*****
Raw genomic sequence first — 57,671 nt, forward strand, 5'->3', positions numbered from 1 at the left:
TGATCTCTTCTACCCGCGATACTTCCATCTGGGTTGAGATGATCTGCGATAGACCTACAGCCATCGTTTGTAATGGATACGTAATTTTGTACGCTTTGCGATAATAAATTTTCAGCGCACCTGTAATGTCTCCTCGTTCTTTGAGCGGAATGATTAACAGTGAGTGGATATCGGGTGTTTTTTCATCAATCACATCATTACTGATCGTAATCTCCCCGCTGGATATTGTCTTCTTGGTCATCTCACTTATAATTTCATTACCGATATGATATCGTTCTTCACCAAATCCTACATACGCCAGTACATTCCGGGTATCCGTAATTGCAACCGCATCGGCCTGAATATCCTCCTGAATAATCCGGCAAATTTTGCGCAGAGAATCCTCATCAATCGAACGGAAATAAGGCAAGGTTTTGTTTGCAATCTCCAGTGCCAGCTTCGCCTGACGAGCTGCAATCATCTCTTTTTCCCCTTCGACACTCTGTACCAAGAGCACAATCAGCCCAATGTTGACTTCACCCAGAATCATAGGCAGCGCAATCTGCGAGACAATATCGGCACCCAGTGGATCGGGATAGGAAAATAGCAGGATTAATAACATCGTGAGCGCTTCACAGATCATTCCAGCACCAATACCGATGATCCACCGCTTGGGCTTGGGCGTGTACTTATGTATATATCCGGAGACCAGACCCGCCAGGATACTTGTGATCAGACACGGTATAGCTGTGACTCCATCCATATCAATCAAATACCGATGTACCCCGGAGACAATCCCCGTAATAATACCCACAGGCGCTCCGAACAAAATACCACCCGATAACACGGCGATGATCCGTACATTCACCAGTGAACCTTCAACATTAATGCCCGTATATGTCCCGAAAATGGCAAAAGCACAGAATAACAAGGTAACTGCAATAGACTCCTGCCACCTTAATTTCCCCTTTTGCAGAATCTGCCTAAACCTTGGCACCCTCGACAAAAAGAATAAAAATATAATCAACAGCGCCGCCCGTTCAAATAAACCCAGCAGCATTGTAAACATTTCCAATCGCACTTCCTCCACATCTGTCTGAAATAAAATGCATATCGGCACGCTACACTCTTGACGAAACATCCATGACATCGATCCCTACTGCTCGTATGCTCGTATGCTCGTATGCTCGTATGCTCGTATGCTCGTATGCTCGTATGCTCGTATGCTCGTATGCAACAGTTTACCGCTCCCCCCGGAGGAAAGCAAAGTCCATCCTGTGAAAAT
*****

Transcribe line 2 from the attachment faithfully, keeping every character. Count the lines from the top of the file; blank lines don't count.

TGATCTCTTCTACCCGCGATACTTCCATCTGGGTTGAGATGATCTGCGATAGACCTACAGCCATCGTTTGTAATGGATACGTAATTTTGTACGCTTTGCGATAATAAATTTTCAGCGCACCTGTAATGTCTCCTCGTTCTTTGAGCGGAATGATTAACAGTGAGTGGATATCGGGTGTTTTTTCATCAATCACATCATTACTGATCGTAATCTCCCCGCTGGATATTGTCTTCTTGGTCATCTCACTTATAATTTCATTACCGATATGATATCGTTCTTCACCAAATCCTACATACGCCAGTACATTCCGGGTATCCGTAATTGCAACCGCATCGGCCTGAATATCCTCCTGAATAATCCGGCAAATTTTGCGCAGAGAATCCTCATCAATCGAACGGAAATAAGGCAAGGTTTTGTTTGCAATCTCCAGTGCCAGCTTCGCCTGACGAGCTGCAATCATCTCTTTTTCCCCTTCGACACTCTGTACCAAGAGCACAATCAGCCCAATGTTGACTTCACCCAGAATCATAGGCAGCGCAATCTGCGAGACAATATCGGCACCCAGTGGATCGGGATAGGAAAATAGCAGGATTAATAACATCGTGAGCGCTTCACAGATCATTCCAGCACCAATACCGATGATCCACCGCTTGGGCTTGGGCGTGTACTTATGTATATATCCGGAGACCAGACCCGCCAGGATACTTGTGATCAGACACGGTATAGCTGTGACTCCATCCATATCAATCAAATACCGATGTACCCCGGAGACAATCCCCGTAATAATACCCACAGGCGCTCCGAACAAAATACCACCCGATAACACGGCGATGATCCGTACATTCACCAGTGAACCTTCAACATTAATGCCCGTATATGTCCCGAAAATGGCAAAAGCACAGAATAACAAGGTAACTGCAATAGACTCCTGCCACCTTAATTTCCCCTTTTGCAGAATCTGCCTAAACCTTGGCACCCTCGACAAAAAGAATAAAAATATAATCAACAGCGCCGCCCGTTCAAATAAACCCAGCAGCATTGTAAACATTTCCAATCGCACTTCCTCCACATCTGTCTGAAATAAAATGCATATCGGCACGCTACACTCTTGACGAAACATCCATGACATCGATCCCTACTGCTCGTATGCTCGTATGCTCGTATGCTCGTATGCTCGTATGCTCGTATGCTCGTATGCTCGTATGCTCGTATGCAACAGTTTACCGCTCCCCCCGGAGGAAAGCAAAGTCCATCCTGTGAAAAT